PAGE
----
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The open carry law is really only there to prevent concealed carriers from getting into trouble if their firearm is accidentally exposed. There aren't a lot of people who have enough interest to actually participate in carrying carrying a firearm. There are fewer who are going to open carry, largely because it violates societal norms. I suspect that the only time you're going to see someone open carry is if they wish to make a political statement, and if that's the case, they're not the ones who are going to try to start something.
Posted 20 November 2017, 9:54 a.m.
Here's KU's web page dedicated to its mission: https://www.ku.edu/about/mission/
How does spending $350 million on football further any of KU's stated objectives?
Posted 16 November 2017, 4:42 p.m.
It it irrational to expect the premier public university in the state to spend large amounts of money on things that will actually further its mission?
Posted 16 November 2017, 4:38 p.m.
It's KU's money after it gets donated, and it only goes where KU directs donors to donate money. If KU had no interest in football, no one would donate money to football. There any big donors dropping millions for KU's table tennis team? I wonder why not... it's a hugely popular sport in parts of the world. What about their alpine skiing team? Maybe because no one here gives a hoot. If KU told donors that it needs money for libraries and facilities, that's where the money would land. If they tell 'em football, it lands in football. And, for the record, I donate my money to help children with special needs(e.g. Children's Mercy Hospital, Tiny-K, etc.). If you think that's stupid, go ahead and vote and let the public know.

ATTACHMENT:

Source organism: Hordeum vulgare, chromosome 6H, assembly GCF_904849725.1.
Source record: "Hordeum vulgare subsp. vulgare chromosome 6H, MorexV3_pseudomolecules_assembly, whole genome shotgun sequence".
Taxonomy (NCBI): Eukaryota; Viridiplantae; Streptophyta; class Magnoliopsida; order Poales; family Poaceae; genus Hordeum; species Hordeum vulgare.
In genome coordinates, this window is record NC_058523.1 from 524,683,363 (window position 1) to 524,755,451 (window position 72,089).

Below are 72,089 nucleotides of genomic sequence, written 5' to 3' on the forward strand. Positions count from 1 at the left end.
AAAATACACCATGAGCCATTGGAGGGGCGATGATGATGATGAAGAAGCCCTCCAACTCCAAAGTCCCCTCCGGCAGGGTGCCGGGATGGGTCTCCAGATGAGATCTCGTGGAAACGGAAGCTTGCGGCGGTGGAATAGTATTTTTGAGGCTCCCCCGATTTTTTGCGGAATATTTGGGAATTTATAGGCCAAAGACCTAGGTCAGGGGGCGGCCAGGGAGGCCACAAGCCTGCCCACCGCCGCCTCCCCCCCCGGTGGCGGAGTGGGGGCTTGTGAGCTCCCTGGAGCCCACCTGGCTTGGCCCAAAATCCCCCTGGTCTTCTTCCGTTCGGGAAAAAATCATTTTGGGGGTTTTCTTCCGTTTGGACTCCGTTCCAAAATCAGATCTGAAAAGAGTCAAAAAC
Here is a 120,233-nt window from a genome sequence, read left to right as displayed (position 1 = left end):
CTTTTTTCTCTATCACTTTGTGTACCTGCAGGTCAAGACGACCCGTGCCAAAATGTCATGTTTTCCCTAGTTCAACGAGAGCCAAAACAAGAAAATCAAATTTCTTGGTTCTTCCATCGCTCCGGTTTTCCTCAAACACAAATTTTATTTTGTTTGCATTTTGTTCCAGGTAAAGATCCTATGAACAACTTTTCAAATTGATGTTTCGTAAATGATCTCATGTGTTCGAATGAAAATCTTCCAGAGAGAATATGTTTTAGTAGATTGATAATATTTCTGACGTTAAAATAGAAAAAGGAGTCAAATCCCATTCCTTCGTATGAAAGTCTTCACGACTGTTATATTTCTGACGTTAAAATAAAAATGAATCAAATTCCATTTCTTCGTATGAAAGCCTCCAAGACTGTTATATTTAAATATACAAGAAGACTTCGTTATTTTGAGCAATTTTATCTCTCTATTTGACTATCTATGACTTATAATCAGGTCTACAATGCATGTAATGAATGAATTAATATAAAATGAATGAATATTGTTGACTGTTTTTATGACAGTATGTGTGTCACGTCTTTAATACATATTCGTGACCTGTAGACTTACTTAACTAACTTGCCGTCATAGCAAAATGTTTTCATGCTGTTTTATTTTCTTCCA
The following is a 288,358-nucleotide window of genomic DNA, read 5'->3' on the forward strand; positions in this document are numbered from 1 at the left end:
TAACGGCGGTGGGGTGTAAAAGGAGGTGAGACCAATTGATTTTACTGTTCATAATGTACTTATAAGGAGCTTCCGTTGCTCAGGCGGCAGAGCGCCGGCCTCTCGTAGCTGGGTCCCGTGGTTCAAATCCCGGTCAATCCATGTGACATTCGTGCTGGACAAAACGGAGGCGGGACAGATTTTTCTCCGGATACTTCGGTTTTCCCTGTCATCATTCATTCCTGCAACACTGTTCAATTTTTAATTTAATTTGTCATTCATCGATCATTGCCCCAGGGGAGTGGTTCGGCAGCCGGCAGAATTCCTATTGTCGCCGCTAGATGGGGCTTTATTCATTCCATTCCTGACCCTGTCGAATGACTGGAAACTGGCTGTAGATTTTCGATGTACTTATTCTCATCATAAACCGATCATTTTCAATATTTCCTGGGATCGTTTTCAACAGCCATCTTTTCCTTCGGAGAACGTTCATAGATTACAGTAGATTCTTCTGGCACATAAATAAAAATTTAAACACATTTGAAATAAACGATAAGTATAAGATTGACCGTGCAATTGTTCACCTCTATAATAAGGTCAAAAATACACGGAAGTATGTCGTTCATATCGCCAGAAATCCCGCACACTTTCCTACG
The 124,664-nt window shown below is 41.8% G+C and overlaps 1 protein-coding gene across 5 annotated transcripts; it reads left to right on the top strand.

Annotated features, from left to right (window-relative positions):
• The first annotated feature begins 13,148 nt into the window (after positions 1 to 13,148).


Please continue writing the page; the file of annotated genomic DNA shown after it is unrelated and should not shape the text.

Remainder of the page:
Posted 16 November 2017, 4:27 p.m.
"...the mighty Kaw is one of the most polluted rivers in the nation." According to whom? Got a reference from a reliable source or just spreading gossip? And nitrogen in the form of nitrates don't "neutralize" anything.
Posted 16 November 2017, 9:51 a.m.
What a shame. KU wasting $26 million on something as stupid and useless as football. Money that could go to educate the next generation of Kansans. Money that could be used to help cure diseases or develop the technology to create fuels and polymers from the biomass abundant in Kansas while reducing our dependence on fossil fuels. How horrible.
Posted 15 November 2017, 4:28 p.m.
What the others said, plus schools have been increasingly underfunded for decades. The result is larger class sizes. Sure, it was fine to have one teacher for a class of 22-25 students, but now classes are growing to 30-35 students and larger. There's no such thing as "doing more with less"... now it's just being done differently.
Posted 13 November 2017, 2:50 p.m.
"The more the teachers make, the less resources the students get." I would argue that the resources students need most are good teachers. Money is required for such a thing. See: Finland.
Posted 13 November 2017, 2:45 p.m.
Same reason conservatives are: conservatives have taken away all the contraceptives and abortion options. Double brilliant.
Posted 8 November 2017, 9:42 p.m.
"Where do you think municipalities get money and how in the world do you think the city will recoup the $116 million?" Through property taxes, which I'll happily pay before sales taxes. There's no reason to think that cuts will happen if these sales taxes don't pass. All that is required is for our city commissioners to have the political courage to raise the property tax rate to compensate for the loss in revenue. That's their choice: raise property taxes, or cut spending. No one said being in a position of power was easy.
Posted 30 October 2017, 11:13 a.m.
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